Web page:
And this book is still relevant for all of it. I highly recommend it and I’m definitely going to have to read it again.

Chantel – 4.5/5

I gave this book a rating of 4.5 stars because it has a slow start with a lot of political intrigue because of this it took me some time to get into the book. Once I did, I was amazed. There were also POV shifts that weren’t obvious right away and was quite jarring. However, I’d highly recommend as an important piece of science fiction literature written by an incredible female author and as a look at gender from a 1960’s point of view.

My first exposure to Ursula K. Le Guin was a story called, “The Ones Who Walked Away From Omelas”. I highly recommend it. It was an amazing story about a utopia that has a moral dilemma, and that’s all I’ll say because I encourage everyone to go read it. It was an incredible story and sticks with me to this day. From then on, I wanted to read more by her and when I heard what The Left Hand of Darkness was about I was immediately interested. A planet where there are no assigned genders and no gender roles? Of course, I’m intrigued.

As I was reading the book, I found myself getting annoyed with the protagonist and his views on the people of Winter. As a progressive Millenial living in 2017, I thought the idea of a genderless planet was incredible and would be a wonderful place to live. It’s so easy to think of how people thought then and criticize, but I constantly had to remind myself of when the book was published and how people thought back during that time. Le Guin is simply reflecting the thoughts of her time and trying to open people’s minds. I felt that Genly’s journey through the book was excellent character development and it didn’t feel unnatural or forced.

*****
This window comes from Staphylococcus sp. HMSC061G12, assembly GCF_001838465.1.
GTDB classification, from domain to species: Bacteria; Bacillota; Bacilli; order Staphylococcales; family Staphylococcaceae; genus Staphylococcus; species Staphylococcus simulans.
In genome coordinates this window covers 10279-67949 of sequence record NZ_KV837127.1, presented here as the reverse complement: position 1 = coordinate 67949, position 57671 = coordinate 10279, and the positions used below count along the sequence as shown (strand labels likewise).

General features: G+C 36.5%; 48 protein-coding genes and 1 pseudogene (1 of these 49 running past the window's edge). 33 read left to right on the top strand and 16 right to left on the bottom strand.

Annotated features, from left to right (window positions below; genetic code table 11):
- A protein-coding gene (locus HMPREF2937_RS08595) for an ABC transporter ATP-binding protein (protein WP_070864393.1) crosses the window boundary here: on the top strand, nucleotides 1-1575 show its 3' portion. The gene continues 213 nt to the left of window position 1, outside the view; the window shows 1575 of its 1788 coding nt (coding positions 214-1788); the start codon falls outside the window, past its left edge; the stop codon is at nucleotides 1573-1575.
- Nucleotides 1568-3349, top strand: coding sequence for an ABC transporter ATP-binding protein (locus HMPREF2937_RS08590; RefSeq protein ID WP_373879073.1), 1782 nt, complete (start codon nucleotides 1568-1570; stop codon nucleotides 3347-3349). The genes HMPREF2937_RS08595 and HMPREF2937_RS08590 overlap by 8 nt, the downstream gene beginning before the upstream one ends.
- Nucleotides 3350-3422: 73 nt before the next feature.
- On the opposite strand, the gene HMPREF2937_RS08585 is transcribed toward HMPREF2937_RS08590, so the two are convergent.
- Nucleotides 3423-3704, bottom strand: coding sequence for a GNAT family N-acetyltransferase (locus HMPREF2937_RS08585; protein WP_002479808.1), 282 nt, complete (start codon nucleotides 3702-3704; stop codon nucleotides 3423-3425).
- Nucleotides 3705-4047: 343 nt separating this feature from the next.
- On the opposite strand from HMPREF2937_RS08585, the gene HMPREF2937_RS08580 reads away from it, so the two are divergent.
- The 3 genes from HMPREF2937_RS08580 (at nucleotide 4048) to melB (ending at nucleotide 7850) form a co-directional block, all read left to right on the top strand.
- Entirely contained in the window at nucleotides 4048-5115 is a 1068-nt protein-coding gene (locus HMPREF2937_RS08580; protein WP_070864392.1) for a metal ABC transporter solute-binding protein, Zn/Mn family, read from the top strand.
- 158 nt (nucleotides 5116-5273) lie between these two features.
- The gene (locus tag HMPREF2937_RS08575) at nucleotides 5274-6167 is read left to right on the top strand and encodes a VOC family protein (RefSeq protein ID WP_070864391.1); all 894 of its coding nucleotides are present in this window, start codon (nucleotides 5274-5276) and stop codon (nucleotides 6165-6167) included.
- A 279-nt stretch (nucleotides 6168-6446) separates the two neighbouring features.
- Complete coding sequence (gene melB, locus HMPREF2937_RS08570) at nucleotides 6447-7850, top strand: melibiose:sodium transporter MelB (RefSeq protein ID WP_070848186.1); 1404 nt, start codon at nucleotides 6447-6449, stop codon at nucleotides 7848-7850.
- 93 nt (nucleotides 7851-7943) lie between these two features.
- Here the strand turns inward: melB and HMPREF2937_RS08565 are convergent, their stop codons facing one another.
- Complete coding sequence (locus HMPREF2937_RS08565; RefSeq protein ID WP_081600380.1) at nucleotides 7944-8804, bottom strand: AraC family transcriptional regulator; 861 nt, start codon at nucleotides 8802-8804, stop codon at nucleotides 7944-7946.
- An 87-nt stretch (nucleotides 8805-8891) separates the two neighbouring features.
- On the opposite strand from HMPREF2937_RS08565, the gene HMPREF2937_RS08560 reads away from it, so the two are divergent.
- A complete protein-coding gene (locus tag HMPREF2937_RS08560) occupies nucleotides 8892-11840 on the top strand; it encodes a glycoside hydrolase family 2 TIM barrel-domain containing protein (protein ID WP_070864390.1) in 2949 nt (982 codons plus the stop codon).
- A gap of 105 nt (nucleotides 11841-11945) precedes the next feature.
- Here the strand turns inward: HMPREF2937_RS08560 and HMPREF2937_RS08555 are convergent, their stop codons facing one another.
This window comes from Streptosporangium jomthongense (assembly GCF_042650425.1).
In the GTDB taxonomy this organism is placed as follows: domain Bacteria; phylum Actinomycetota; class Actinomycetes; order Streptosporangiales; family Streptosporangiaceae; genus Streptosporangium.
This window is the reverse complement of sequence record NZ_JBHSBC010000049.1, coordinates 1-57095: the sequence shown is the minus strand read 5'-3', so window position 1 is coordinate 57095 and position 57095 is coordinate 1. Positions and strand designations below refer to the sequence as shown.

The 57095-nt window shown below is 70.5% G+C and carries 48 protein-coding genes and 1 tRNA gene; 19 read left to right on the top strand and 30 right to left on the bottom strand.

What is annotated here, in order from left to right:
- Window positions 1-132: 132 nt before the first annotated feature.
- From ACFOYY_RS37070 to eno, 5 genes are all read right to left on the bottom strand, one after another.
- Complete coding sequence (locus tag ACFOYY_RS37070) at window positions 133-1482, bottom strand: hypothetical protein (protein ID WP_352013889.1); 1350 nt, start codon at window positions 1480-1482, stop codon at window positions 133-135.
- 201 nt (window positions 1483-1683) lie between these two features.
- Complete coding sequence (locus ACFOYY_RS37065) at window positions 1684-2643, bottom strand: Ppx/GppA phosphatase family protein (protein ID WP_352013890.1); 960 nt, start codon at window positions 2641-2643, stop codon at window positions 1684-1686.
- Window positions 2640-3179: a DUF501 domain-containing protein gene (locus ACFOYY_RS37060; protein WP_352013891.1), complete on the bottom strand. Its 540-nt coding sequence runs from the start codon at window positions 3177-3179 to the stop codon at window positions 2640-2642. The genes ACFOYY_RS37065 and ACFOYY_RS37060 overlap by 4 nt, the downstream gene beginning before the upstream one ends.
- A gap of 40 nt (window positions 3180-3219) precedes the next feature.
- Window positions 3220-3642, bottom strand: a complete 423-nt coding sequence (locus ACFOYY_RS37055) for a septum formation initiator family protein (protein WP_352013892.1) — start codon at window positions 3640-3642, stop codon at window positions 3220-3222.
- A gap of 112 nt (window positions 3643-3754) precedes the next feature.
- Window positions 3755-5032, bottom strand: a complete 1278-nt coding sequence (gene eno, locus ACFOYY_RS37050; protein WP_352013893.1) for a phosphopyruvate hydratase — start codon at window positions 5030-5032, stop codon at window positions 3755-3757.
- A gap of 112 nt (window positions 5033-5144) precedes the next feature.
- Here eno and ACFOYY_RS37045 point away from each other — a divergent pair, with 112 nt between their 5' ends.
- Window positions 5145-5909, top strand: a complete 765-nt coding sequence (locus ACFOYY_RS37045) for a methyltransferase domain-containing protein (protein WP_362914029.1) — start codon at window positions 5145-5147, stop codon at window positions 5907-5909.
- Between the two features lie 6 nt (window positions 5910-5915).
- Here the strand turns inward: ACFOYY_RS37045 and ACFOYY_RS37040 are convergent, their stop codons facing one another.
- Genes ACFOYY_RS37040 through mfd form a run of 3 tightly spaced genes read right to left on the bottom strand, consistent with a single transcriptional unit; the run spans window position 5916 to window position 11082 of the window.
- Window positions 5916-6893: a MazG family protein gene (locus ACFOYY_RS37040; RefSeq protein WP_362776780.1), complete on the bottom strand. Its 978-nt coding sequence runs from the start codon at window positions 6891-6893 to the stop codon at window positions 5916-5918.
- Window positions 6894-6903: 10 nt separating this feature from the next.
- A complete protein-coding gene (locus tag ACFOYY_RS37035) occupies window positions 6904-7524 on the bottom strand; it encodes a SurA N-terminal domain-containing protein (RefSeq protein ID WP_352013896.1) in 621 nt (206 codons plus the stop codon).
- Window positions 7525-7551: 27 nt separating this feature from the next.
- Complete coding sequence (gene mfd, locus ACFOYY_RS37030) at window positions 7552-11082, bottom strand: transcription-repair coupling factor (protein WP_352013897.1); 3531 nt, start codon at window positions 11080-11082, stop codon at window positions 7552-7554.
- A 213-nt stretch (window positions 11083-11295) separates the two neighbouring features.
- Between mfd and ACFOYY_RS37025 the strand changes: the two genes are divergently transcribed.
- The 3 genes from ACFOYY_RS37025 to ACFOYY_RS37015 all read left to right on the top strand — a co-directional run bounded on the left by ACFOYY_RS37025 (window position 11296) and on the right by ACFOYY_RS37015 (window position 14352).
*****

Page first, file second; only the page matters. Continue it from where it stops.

For me, this book picked up about halfway through. There’s essentially two parts to this book and once that second part hit, I was sucked in completely. From that moment on until the end of the book was a beautiful story. The writing and world building that Le Guin provides us with is remarkable. She did in this novel what I felt she accomplished, on a smaller scale, in a short story and I know this book is very popular and well respected in the science fiction world and it’s deserved.


While we both agreed on the merit of the book, we looked at it from different perspectives. Chantel wasn’t a fan of the political aspects of it whereas Caidyn was. Caidyn looked at it from the point of view of a transman while Chantel saw it from the perspective of a liberal, progressive, cis-woman. This book is open to many perspectives beyond those two. During the time period Le Guin wrote this, sci-fi was largely dominated by male writers and readers. Having a book that asserted a genderless world and had a main character imposing his gender pronouns on characters reflected the way most readers came from, taking not only Genly through dynamic character growth but also the reader. The reader would have to be engaged in the book and perhaps be repulsed by these “men” who are feminine. In a world that grows more and more inclusive (we hope) of different gender identities and expressions, Le Guin’s book offers a glimpse into the past and a reflection on how many people feel today as gender becomes more and more muddled in the eyes of the public.

Discussion Questions:

  • How is this book is still relevant?
  • Did Genly’s POV contribute to the book in any way other than what we named?
  • What themes would be similar or different if the book was published in 2017?